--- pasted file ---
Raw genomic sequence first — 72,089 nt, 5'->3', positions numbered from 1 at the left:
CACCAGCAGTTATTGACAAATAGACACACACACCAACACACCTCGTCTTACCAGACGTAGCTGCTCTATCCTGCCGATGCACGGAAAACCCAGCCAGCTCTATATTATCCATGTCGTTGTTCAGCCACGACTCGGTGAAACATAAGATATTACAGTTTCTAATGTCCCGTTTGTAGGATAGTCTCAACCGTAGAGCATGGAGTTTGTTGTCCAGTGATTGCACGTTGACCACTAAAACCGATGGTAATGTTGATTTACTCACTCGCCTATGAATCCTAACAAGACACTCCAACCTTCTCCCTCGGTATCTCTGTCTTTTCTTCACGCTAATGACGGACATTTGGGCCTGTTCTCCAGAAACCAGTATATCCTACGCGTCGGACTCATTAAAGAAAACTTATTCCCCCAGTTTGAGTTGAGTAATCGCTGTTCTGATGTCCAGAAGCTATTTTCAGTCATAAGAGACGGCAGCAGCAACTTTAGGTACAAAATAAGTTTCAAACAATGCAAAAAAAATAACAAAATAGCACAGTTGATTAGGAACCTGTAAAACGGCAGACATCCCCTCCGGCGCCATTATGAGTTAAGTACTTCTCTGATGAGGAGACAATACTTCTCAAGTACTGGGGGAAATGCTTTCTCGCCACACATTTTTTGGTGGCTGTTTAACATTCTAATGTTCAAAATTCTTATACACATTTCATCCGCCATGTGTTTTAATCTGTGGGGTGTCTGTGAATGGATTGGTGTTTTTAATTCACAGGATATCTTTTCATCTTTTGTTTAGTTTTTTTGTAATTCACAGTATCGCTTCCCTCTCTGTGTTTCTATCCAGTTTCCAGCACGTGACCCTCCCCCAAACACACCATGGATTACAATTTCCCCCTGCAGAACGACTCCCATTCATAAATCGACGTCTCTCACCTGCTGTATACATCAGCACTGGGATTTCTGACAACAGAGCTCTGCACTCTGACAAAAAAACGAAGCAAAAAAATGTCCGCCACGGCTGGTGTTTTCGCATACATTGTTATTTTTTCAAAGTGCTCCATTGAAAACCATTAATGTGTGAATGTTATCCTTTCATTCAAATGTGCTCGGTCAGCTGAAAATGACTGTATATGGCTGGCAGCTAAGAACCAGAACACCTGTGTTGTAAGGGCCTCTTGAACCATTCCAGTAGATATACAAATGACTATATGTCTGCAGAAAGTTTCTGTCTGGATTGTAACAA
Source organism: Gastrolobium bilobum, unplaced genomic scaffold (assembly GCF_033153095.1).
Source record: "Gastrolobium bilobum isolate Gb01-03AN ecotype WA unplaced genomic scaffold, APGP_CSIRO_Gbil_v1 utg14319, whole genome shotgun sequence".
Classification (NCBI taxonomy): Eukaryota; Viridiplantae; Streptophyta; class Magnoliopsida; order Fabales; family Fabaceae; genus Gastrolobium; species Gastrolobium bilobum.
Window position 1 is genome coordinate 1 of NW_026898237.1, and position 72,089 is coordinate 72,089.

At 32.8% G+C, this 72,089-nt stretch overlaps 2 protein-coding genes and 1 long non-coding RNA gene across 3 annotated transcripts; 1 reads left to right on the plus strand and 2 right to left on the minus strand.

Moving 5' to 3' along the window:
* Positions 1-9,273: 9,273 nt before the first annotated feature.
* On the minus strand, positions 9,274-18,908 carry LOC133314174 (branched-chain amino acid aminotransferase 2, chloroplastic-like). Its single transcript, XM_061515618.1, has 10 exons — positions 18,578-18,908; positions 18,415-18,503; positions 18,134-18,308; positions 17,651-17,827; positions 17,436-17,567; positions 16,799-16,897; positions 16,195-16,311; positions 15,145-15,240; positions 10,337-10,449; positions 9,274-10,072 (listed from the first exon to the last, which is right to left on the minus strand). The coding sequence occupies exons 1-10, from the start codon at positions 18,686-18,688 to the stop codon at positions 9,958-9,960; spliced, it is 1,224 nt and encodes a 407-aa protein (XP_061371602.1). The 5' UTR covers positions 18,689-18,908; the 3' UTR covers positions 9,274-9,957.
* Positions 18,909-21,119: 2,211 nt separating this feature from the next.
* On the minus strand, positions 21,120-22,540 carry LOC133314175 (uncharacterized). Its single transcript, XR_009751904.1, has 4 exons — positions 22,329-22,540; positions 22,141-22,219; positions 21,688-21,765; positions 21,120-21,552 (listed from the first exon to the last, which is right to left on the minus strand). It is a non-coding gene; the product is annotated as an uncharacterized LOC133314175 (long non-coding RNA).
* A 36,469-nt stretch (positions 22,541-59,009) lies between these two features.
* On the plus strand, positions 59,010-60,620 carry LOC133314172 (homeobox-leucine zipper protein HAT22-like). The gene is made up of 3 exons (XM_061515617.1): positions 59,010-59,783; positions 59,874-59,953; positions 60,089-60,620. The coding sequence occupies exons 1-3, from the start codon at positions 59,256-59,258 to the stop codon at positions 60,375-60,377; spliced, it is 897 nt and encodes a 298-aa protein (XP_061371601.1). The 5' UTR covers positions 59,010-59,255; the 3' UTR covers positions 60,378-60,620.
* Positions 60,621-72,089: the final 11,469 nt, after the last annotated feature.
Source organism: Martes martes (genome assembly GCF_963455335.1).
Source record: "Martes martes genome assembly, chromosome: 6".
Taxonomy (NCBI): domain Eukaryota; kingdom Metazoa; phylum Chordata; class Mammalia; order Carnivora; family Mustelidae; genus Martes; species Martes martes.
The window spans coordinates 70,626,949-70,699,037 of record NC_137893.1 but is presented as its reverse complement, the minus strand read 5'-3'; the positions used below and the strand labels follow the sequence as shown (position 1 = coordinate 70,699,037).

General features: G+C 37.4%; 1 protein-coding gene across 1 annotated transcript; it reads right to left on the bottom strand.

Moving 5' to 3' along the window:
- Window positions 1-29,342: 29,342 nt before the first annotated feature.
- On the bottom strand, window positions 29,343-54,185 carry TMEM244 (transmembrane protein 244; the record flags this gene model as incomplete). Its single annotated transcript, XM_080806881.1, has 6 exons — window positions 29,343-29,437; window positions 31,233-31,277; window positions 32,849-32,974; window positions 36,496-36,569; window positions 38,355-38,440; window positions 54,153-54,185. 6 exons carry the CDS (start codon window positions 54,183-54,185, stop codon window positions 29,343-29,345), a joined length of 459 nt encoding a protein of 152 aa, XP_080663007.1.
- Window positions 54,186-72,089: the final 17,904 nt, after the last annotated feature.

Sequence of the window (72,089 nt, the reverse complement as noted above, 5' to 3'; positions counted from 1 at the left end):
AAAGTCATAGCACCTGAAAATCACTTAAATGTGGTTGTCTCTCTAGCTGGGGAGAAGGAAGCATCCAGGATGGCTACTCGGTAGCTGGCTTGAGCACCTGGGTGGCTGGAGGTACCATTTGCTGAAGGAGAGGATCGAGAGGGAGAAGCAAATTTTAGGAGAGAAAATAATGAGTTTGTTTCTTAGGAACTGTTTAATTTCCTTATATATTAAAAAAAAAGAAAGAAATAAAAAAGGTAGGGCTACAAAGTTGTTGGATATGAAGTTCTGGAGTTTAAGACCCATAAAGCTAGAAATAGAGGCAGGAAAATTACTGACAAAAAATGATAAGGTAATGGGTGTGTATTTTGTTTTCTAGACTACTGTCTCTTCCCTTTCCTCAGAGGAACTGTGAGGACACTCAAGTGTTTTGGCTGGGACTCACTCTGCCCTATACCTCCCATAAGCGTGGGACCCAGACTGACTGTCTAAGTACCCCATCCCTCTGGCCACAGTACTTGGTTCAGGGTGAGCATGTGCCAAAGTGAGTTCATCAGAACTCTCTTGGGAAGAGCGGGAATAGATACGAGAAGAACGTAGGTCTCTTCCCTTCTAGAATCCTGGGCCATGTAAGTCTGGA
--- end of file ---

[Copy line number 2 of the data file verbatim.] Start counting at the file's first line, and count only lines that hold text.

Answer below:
CACCAGCAGTTATTGACAAATAGACACACACACCAACACACCTCGTCTTACCAGACGTAGCTGCTCTATCCTGCCGATGCACGGAAAACCCAGCCAGCTCTATATTATCCATGTCGTTGTTCAGCCACGACTCGGTGAAACATAAGATATTACAGTTTCTAATGTCCCGTTTGTAGGATAGTCTCAACCGTAGAGCATGGAGTTTGTTGTCCAGTGATTGCACGTTGACCACTAAAACCGATGGTAATGTTGATTTACTCACTCGCCTATGAATCCTAACAAGACACTCCAACCTTCTCCCTCGGTATCTCTGTCTTTTCTTCACGCTAATGACGGACATTTGGGCCTGTTCTCCAGAAACCAGTATATCCTACGCGTCGGACTCATTAAAGAAAACTTATTCCCCCAGTTTGAGTTGAGTAATCGCTGTTCTGATGTCCAGAAGCTATTTTCAGTCATAAGAGACGGCAGCAGCAACTTTAGGTACAAAATAAGTTTCAAACAATGCAAAAAAAATAACAAAATAGCACAGTTGATTAGGAACCTGTAAAACGGCAGACATCCCCTCCGGCGCCATTATGAGTTAAGTACTTCTCTGATGAGGAGACAATACTTCTCAAGTACTGGGGGAAATGCTTTCTCGCCACACATTTTTTGGTGGCTGTTTAACATTCTAATGTTCAAAATTCTTATACACATTTCATCCGCCATGTGTTTTAATCTGTGGGGTGTCTGTGAATGGATTGGTGTTTTTAATTCACAGGATATCTTTTCATCTTTTGTTTAGTTTTTTTGTAATTCACAGTATCGCTTCCCTCTCTGTGTTTCTATCCAGTTTCCAGCACGTGACCCTCCCCCAAACACACCATGGATTACAATTTCCCCCTGCAGAACGACTCCCATTCATAAATCGACGTCTCTCACCTGCTGTATACATCAGCACTGGGATTTCTGACAACAGAGCTCTGCACTCTGACAAAAAAACGAAGCAAAAAAATGTCCGCCACGGCTGGTGTTTTCGCATACATTGTTATTTTTTCAAAGTGCTCCATTGAAAACCATTAATGTGTGAATGTTATCCTTTCATTCAAATGTGCTCGGTCAGCTGAAAATGACTGTATATGGCTGGCAGCTAAGAACCAGAACACCTGTGTTGTAAGGGCCTCTTGAACCATTCCAGTAGATATACAAATGACTATATGTCTGCAGAAAGTTTCTGTCTGGATTGTAACAA